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Quotes for
Aunt Harriet Cooper (Character)
from Batman: The Movie (1966)

The content of this page was created by users. It has not been screened or verified by IMDb staff.
"Batman: Marsha's Scheme of Diamonds (#2.24)" (1966)
Batman: [Batman stands at the wedding altar with Marsha as the bridal March plays] I... I...
Clergyman: Say "I do."
Batman: I...
Alfred: [Suddenly Alfred the butler walks into the chapel with Aunt Harriet dressed in black wearing a veil] Stop the wedding!
Clergyman: [All the guests begin murmuring] This is no time for pranks, my good man. We are in the midst of a sacred ceremony.
Alfred: I assure you, sir, this is no prank.
Marsha: Who are you?
Alfred: Ethelbert Soames, solicitor at law with the firm of Soames, Stillwell and Thistlewaite, Liverpool, England.
[Alfred then hands out his "business cards" to first the clergyman, then to Marcia the bride, then to Batman]
Alfred: My card. My Card. My Card.
[Batman's card reads as written "THERE WAS NO OTHER WAY, SIR"]
Clergyman: What has this to do with the wedding?
Alfred: Allow me to present my client. Formerly Miss Henrietta Tillitson of Morton in the Marsh, Gloucestershire.
Marsha: What do you mean "formerly"?
Alfred: I mean that for the last seven years, she has been Mrs. Batman.
Marsha: [the wedding guests gasps] Mrs Batman?
Alfred: Yes. If you care to examine the wedding certificate...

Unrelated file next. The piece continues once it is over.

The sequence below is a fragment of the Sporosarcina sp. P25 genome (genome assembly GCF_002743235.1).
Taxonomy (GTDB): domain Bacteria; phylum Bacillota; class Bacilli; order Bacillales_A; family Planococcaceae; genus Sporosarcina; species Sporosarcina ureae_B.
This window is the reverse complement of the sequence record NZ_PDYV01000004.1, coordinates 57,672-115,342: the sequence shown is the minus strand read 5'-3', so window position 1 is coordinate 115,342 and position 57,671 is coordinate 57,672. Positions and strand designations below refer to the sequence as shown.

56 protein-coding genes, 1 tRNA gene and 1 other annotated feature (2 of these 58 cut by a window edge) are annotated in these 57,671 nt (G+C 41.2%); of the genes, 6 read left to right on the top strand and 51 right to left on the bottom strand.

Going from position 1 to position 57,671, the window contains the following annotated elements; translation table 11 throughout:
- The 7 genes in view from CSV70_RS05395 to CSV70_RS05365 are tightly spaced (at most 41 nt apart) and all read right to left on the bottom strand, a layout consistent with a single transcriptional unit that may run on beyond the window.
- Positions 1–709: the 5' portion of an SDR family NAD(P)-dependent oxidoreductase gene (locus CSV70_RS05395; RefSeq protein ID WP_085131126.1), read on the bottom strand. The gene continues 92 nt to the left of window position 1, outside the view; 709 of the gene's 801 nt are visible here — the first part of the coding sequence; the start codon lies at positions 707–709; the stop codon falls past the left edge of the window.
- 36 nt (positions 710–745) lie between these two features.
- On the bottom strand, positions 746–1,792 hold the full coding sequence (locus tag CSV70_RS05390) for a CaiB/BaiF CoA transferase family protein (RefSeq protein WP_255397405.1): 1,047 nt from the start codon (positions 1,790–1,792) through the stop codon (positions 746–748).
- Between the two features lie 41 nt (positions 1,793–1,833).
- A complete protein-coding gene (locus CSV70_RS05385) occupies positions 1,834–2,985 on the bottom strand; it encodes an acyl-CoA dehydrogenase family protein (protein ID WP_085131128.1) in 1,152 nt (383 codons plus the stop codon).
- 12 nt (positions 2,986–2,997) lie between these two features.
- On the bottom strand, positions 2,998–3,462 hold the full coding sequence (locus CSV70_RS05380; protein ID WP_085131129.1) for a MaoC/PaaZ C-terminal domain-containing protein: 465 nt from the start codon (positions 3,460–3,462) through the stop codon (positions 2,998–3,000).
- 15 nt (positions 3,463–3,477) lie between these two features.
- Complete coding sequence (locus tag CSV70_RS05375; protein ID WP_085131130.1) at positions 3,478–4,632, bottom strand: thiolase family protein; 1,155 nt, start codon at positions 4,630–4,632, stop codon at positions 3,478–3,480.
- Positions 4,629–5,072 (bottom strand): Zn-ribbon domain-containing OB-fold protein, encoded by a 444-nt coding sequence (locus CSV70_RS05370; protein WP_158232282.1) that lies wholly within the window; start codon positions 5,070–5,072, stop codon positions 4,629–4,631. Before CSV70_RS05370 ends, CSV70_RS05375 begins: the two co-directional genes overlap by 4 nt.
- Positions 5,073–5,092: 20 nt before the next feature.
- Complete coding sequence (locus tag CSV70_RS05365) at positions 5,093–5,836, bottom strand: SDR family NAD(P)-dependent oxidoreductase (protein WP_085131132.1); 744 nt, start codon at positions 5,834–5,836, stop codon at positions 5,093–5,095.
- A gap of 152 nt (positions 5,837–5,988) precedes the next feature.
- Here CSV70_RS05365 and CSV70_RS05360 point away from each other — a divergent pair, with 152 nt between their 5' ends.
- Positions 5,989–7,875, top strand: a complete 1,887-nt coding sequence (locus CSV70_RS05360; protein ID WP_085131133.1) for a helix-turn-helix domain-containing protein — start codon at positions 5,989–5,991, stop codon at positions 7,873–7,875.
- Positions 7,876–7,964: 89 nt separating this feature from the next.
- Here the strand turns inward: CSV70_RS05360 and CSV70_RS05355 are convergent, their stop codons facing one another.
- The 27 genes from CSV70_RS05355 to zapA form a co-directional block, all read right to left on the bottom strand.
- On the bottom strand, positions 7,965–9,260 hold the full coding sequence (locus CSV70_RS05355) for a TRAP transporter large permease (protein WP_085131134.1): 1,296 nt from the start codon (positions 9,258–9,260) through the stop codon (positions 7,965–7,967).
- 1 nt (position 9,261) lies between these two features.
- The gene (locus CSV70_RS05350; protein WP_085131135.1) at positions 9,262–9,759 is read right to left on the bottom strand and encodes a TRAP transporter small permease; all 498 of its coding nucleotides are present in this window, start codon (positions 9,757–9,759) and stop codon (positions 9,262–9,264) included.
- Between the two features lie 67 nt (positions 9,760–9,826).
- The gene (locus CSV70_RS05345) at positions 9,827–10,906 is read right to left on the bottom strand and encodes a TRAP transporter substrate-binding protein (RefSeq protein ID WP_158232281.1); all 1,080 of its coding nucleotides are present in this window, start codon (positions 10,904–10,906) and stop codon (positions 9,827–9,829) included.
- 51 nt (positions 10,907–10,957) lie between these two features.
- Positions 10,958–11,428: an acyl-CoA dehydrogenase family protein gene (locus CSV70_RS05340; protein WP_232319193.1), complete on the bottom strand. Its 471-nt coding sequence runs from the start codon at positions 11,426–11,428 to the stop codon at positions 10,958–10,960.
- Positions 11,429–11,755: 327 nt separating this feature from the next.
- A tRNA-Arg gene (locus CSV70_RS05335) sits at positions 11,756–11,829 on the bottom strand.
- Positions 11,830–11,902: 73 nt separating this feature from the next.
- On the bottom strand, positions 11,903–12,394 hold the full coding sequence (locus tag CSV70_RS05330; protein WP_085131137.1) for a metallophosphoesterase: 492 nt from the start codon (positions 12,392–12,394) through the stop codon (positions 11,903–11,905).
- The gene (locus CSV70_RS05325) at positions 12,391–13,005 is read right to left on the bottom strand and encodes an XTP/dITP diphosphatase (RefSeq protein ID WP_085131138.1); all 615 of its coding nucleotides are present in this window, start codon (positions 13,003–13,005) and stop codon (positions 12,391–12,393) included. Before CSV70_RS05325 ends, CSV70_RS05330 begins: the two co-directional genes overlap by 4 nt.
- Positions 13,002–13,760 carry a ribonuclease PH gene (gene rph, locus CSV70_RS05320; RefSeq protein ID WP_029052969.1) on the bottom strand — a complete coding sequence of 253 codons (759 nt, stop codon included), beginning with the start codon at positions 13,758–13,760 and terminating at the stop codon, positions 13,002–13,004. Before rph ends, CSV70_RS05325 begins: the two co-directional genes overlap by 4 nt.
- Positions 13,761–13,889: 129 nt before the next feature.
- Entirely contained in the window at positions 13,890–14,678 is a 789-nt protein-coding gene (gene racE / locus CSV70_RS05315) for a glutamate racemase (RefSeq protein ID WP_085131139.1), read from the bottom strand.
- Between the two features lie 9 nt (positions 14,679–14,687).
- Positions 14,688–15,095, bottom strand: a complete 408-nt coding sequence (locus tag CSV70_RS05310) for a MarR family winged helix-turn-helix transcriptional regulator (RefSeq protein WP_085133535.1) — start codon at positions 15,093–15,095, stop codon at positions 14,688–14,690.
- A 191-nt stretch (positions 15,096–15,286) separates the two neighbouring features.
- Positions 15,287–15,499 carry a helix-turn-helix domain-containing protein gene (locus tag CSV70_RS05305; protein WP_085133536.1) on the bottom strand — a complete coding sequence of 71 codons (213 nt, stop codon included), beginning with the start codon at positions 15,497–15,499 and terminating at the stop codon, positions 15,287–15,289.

[Alfred hands over the wedding certificate to the clergyman]
Alfred: Duly attested by the registrar at Morton in the Marsh and dated seven years ago.
Clergyman: Why didn't you tell me about this, Batman?
Batman: It, uh, uh, it slipped my mind.
Clergyman: Slipped your mind, indeed. I am not in the practice of marrying bigamists.
[the angry clergyman walks out]
Marsha: Why, you two-timing Bat-Fink! How dare you leave a poor, defensless girl waiting at the altar.
Alfred: Not poor, I hope, madam. We are instituting a lawsuit for $1,000,000 for the alienation of the husband's affections.
Marsha: [Marcia gasps] Let's get out of here.
Batman: [after Marcia and the grand mogul exit the chapel, Batman steps closer to his supposed "wife of 7 years" who is really Aunt Harriet as she unveils herself to Batman's surprise] Mrs. Cooper!
Aunt Harriet Cooper: Why, I wasn't sure that you'd remember me, Batman.
Batman: Of course I remember you. I've always treasured our brief meetings. And I certainly want to thank you for the help you gave me here today.
Aunt Harriet Cooper: Oh, I'm glad. I was afraid you'd be angry with us for stretching the truth the way we did.
Batman: Not under the circumstances, believe me.

Alfred: If we can be of any further service, sir...
Batman: As a matter of fact, Mr...
Alfred: Alfred will do, sir.
Batman: As a matter of fact, Alfred, yes. Since Robin is currently out of commission, I'd appreciate it if you would accompany me in the batmobile.
Alfred: Certainly, sir. I've always wanted to ride in that ingenious vehicle.
Batman: Good.
[Batman turns back to Aunt Harriet]
Batman: Again my thanks, Mrs. Cooper. You were truly... superb!
Aunt Harriet Cooper: [And as Batman and Alfred leave the chapel, Aunt Harriet chuckles] Oh! Bruce will never believe it when I tell him.

"Batman: The Dead Ringers (#2.16)" (1966)
Aunt Harriet Cooper: [Pointing a gun at Harry] As they say in the movies, stick up your mitts!

Aunt Harriet Cooper: [Aunt Harriet has received a Citizen's Special Anti-Crime Award] A person just does what he has to do. And that's what makes America great, isn't it?
Commissioner Gordon: If only there were more like her!

"Batman: Not Yet, He Ain't (#1.22)" (1966)